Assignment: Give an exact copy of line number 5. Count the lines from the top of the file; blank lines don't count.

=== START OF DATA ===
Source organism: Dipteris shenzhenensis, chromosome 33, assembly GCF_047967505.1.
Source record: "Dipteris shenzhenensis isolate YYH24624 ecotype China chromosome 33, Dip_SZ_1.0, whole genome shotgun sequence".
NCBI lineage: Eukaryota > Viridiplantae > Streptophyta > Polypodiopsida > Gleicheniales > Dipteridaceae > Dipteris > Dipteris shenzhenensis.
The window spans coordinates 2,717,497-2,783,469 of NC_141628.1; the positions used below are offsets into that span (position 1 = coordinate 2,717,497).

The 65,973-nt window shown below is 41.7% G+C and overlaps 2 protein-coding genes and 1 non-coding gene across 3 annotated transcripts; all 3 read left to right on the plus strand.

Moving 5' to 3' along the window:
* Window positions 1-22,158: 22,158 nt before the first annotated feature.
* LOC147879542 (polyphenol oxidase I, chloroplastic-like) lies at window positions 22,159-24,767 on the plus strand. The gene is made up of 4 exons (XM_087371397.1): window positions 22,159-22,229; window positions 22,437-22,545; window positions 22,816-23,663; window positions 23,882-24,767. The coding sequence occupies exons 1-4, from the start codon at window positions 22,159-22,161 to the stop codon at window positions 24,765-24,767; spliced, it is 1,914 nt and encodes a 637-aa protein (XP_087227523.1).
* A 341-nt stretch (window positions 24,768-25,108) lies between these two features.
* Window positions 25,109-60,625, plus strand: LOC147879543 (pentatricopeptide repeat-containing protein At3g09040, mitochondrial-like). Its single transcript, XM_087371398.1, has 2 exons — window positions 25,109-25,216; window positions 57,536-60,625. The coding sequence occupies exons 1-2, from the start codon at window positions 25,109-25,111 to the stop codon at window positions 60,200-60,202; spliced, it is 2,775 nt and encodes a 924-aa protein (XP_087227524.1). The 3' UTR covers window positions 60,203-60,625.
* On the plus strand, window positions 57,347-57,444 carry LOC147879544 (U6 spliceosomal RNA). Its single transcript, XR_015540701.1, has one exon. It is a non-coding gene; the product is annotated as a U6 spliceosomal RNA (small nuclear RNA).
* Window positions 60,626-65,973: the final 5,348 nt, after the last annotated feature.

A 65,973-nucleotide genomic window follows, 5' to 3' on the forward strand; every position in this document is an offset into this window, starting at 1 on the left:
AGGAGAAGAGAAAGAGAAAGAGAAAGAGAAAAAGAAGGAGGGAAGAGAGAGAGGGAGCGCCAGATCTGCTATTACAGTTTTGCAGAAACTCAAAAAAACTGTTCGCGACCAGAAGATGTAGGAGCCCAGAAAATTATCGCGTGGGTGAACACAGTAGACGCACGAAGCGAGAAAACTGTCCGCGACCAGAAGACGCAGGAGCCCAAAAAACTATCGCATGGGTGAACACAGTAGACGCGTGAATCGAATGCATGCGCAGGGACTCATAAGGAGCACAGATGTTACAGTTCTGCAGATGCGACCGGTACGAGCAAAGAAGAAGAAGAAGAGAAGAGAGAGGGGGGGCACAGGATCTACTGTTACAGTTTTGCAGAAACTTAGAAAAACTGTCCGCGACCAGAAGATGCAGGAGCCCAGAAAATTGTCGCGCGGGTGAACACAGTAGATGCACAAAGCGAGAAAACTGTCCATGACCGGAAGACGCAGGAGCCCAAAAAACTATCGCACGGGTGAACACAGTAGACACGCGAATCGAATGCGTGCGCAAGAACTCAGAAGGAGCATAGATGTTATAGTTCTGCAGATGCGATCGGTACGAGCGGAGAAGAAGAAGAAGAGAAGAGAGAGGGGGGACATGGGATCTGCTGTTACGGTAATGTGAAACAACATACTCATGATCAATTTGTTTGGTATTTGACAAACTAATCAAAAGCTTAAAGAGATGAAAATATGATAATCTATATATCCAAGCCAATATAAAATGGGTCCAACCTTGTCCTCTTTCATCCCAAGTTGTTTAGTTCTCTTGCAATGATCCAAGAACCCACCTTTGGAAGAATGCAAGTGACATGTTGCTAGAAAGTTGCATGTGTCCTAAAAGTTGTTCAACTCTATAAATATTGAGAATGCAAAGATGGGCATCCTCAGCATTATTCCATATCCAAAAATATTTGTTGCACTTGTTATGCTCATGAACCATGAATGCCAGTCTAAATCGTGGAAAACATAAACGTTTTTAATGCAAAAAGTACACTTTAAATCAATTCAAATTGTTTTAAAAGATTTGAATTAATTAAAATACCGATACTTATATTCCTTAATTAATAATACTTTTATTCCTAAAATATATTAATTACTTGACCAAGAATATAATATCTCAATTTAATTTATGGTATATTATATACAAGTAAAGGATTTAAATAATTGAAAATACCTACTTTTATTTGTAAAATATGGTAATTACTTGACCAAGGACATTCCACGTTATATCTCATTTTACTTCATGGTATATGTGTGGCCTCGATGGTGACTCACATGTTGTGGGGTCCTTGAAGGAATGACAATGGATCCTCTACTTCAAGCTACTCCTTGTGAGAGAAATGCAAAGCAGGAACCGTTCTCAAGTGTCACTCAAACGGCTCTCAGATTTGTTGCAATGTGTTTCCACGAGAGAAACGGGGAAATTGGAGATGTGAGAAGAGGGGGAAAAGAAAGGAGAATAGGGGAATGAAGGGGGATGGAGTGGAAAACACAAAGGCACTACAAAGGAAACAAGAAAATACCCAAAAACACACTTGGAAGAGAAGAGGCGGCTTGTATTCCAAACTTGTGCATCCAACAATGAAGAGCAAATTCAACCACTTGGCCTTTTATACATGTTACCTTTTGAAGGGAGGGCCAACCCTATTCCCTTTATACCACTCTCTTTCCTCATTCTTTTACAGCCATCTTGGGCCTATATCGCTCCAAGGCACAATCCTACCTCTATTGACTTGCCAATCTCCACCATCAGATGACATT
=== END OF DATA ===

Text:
The 65,973-nt window shown below is 41.7% G+C and overlaps 2 protein-coding genes and 1 non-coding gene across 3 annotated transcripts; all 3 read left to right on the plus strand.